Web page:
These delicate fingers of rock on opposite banks of the Dove are one of the scenic highlights of the dale. Amazingly, the 25m- high leaning finger of Ilam Rock has several rock climbing routes up its precipitous sides, while Pickering Tor has a gaping cave at its foot.
Both were left stranded as free-standing pillars of hard reef limestone when the softer rock was eaten away by the glacial meltwaters of the last Ice Age. Artist JMW Turner captured Ilam Rock in a popular painting, which undoubtedly contributed to our view of this as a sublime landscape and reinforced it as a place of interest to visiting tourists over the years.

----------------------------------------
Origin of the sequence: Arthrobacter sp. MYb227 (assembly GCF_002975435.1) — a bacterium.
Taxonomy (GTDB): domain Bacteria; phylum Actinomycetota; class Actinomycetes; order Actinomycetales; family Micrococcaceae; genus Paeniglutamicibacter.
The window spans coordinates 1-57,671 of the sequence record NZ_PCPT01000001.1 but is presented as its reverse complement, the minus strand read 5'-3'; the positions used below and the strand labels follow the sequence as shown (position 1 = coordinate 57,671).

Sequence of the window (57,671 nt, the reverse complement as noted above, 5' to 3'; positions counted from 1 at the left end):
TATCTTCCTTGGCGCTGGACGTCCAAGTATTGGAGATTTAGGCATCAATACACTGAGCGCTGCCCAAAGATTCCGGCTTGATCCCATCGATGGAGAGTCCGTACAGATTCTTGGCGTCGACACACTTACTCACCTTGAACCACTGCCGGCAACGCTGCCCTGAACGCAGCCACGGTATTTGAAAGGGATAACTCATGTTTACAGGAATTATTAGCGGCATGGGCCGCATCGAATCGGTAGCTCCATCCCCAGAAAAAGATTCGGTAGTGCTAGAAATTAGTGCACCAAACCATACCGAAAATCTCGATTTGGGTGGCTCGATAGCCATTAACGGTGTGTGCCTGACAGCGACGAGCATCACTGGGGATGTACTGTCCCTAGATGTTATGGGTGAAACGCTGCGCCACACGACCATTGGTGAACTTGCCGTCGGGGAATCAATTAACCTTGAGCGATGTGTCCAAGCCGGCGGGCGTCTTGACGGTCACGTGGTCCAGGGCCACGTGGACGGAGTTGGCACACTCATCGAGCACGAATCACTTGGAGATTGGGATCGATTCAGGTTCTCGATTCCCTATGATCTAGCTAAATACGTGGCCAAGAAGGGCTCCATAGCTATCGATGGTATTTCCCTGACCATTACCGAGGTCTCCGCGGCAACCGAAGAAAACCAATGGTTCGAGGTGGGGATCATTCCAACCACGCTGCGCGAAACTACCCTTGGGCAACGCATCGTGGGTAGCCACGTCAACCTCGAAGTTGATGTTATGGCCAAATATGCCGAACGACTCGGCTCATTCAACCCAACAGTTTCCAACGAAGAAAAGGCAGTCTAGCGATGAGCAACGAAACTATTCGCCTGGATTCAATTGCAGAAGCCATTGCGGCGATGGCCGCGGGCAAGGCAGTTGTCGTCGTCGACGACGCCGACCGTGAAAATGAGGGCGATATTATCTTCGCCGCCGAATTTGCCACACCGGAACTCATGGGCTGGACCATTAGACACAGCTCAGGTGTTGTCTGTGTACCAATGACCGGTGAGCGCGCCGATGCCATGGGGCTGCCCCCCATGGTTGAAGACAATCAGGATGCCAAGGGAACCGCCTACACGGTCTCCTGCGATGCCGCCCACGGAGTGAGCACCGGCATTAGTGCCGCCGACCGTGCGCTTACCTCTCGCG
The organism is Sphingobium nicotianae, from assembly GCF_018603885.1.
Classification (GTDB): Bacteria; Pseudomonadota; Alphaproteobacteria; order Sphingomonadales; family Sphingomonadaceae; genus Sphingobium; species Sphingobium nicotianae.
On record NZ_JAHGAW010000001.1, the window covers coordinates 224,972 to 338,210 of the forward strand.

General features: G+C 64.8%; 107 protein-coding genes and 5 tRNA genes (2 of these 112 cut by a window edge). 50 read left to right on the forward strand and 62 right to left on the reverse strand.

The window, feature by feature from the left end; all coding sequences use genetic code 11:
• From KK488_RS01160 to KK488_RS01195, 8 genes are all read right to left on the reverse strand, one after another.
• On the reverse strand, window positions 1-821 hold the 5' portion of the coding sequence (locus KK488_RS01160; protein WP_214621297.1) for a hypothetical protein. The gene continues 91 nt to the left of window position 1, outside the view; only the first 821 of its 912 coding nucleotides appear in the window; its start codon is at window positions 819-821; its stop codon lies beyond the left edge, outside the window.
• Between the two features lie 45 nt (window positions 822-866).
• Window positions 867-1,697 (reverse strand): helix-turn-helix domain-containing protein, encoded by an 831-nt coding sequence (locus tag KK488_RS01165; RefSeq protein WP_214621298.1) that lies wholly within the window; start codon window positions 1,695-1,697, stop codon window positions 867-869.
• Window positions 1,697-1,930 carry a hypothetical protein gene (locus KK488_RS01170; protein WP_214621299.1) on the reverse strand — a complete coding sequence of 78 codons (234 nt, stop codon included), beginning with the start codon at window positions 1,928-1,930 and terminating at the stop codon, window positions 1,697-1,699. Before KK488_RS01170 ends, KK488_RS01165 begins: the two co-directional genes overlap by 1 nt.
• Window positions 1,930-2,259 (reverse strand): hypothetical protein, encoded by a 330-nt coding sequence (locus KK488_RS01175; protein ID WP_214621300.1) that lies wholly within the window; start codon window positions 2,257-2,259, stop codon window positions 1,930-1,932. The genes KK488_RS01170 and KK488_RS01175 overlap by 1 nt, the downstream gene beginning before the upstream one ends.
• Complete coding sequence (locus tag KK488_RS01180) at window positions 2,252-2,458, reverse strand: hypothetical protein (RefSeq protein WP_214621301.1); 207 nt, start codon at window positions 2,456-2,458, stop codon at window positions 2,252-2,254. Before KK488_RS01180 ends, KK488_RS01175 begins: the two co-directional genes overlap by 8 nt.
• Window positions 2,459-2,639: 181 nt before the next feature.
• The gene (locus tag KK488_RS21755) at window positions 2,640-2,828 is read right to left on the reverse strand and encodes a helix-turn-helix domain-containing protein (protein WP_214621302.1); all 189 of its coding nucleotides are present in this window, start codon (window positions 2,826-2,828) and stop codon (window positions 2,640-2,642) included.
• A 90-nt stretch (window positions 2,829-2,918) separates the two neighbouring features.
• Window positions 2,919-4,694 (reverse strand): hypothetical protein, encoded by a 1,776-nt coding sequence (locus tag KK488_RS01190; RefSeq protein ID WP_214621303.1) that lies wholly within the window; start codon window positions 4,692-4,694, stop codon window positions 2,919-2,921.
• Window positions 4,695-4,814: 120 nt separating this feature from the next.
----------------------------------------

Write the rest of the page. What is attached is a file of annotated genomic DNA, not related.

The path now swings east opposite Hall Dale to pass the impressively-yawning water-worn cavities known as Dove Holes. Beyond here, the riverside path passes a number of weirs before running under the impressive vertical cliff of Raven’s Tor. A gentle meadowland path, rich in lime-loving flowers such as rockrose and thyme, now takes you into the hamlet of Milldale, which is reached by crossing the narrow Viator’s Bridge
This trail was originally developed by Roly Smith for the Royal Geographical Society’s Discovering Britain.
Roly is a keen walker and the author of over 90 books on the British countryside. He has been recently described as one of Britain’s most knowledgeable countryside writers.
Thanks are also due to Dan Seagrave for use of his photograph of Dovedale and Thorpe Cloud (CC BY-NC 2.0 via Flickr).
Dovedale is managed and cared for by the National Trust.